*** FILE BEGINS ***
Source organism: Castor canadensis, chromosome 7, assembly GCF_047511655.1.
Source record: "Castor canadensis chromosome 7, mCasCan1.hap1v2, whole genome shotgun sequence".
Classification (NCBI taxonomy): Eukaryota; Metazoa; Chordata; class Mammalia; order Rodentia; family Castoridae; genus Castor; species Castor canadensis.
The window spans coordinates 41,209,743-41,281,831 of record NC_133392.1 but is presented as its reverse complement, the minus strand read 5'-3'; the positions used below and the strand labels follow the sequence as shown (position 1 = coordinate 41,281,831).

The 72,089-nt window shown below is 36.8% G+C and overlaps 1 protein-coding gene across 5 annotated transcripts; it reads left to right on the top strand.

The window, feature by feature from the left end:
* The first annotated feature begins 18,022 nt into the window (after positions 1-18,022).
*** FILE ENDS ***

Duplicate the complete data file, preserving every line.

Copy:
Source organism: Castor canadensis, chromosome 7, assembly GCF_047511655.1.
Source record: "Castor canadensis chromosome 7, mCasCan1.hap1v2, whole genome shotgun sequence".
Classification (NCBI taxonomy): Eukaryota; Metazoa; Chordata; class Mammalia; order Rodentia; family Castoridae; genus Castor; species Castor canadensis.
The window spans coordinates 41,209,743-41,281,831 of record NC_133392.1 but is presented as its reverse complement, the minus strand read 5'-3'; the positions used below and the strand labels follow the sequence as shown (position 1 = coordinate 41,281,831).

The 72,089-nt window shown below is 36.8% G+C and overlaps 1 protein-coding gene across 5 annotated transcripts; it reads left to right on the top strand.

The window, feature by feature from the left end:
* The first annotated feature begins 18,022 nt into the window (after positions 1-18,022).